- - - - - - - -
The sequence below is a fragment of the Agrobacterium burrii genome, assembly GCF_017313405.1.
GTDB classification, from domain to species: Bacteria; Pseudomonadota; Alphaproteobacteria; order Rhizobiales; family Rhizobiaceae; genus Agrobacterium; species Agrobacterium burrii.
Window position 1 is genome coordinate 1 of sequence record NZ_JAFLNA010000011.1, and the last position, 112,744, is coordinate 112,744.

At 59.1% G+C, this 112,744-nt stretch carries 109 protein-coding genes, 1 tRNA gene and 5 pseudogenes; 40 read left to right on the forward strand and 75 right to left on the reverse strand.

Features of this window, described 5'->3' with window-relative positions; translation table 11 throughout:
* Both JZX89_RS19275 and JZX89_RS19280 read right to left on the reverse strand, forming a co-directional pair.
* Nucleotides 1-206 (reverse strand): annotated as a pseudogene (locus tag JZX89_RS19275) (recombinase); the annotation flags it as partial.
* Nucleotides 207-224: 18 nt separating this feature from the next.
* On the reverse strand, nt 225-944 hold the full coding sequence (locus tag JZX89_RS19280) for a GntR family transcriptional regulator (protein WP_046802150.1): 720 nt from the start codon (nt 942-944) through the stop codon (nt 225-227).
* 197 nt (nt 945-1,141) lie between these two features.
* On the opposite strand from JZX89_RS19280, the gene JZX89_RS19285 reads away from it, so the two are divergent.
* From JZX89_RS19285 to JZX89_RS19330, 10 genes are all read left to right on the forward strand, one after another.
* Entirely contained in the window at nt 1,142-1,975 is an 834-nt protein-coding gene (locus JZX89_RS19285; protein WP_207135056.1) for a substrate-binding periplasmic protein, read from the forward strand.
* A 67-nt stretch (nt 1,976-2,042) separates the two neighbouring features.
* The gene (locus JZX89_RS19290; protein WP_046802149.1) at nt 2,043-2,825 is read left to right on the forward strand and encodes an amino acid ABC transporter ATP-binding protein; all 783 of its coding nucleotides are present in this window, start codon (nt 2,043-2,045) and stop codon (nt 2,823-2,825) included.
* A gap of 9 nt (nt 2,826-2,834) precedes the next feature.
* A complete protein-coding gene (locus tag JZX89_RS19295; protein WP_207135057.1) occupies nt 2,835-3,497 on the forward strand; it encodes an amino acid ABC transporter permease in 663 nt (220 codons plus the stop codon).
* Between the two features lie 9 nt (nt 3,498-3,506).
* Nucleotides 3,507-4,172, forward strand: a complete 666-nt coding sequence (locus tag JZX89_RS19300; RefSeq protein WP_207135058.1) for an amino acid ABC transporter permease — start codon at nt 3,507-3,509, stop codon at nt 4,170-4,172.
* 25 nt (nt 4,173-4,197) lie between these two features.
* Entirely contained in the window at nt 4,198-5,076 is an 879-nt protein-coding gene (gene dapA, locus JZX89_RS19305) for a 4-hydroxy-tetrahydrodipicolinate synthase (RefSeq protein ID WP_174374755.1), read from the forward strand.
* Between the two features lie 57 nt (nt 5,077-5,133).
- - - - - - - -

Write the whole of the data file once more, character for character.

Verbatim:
The sequence below is a fragment of the Agrobacterium burrii genome, assembly GCF_017313405.1.
GTDB classification, from domain to species: Bacteria; Pseudomonadota; Alphaproteobacteria; order Rhizobiales; family Rhizobiaceae; genus Agrobacterium; species Agrobacterium burrii.
Window position 1 is genome coordinate 1 of sequence record NZ_JAFLNA010000011.1, and the last position, 112,744, is coordinate 112,744.

At 59.1% G+C, this 112,744-nt stretch carries 109 protein-coding genes, 1 tRNA gene and 5 pseudogenes; 40 read left to right on the forward strand and 75 right to left on the reverse strand.

Features of this window, described 5'->3' with window-relative positions; translation table 11 throughout:
* Both JZX89_RS19275 and JZX89_RS19280 read right to left on the reverse strand, forming a co-directional pair.
* Nucleotides 1-206 (reverse strand): annotated as a pseudogene (locus tag JZX89_RS19275) (recombinase); the annotation flags it as partial.
* Nucleotides 207-224: 18 nt separating this feature from the next.
* On the reverse strand, nt 225-944 hold the full coding sequence (locus tag JZX89_RS19280) for a GntR family transcriptional regulator (protein WP_046802150.1): 720 nt from the start codon (nt 942-944) through the stop codon (nt 225-227).
* 197 nt (nt 945-1,141) lie between these two features.
* On the opposite strand from JZX89_RS19280, the gene JZX89_RS19285 reads away from it, so the two are divergent.
* From JZX89_RS19285 to JZX89_RS19330, 10 genes are all read left to right on the forward strand, one after another.
* Entirely contained in the window at nt 1,142-1,975 is an 834-nt protein-coding gene (locus JZX89_RS19285; protein WP_207135056.1) for a substrate-binding periplasmic protein, read from the forward strand.
* A 67-nt stretch (nt 1,976-2,042) separates the two neighbouring features.
* The gene (locus JZX89_RS19290; protein WP_046802149.1) at nt 2,043-2,825 is read left to right on the forward strand and encodes an amino acid ABC transporter ATP-binding protein; all 783 of its coding nucleotides are present in this window, start codon (nt 2,043-2,045) and stop codon (nt 2,823-2,825) included.
* A gap of 9 nt (nt 2,826-2,834) precedes the next feature.
* A complete protein-coding gene (locus tag JZX89_RS19295; protein WP_207135057.1) occupies nt 2,835-3,497 on the forward strand; it encodes an amino acid ABC transporter permease in 663 nt (220 codons plus the stop codon).
* Between the two features lie 9 nt (nt 3,498-3,506).
* Nucleotides 3,507-4,172, forward strand: a complete 666-nt coding sequence (locus tag JZX89_RS19300; RefSeq protein WP_207135058.1) for an amino acid ABC transporter permease — start codon at nt 3,507-3,509, stop codon at nt 4,170-4,172.
* 25 nt (nt 4,173-4,197) lie between these two features.
* Entirely contained in the window at nt 4,198-5,076 is an 879-nt protein-coding gene (gene dapA, locus JZX89_RS19305) for a 4-hydroxy-tetrahydrodipicolinate synthase (RefSeq protein ID WP_174374755.1), read from the forward strand.
* Between the two features lie 57 nt (nt 5,077-5,133).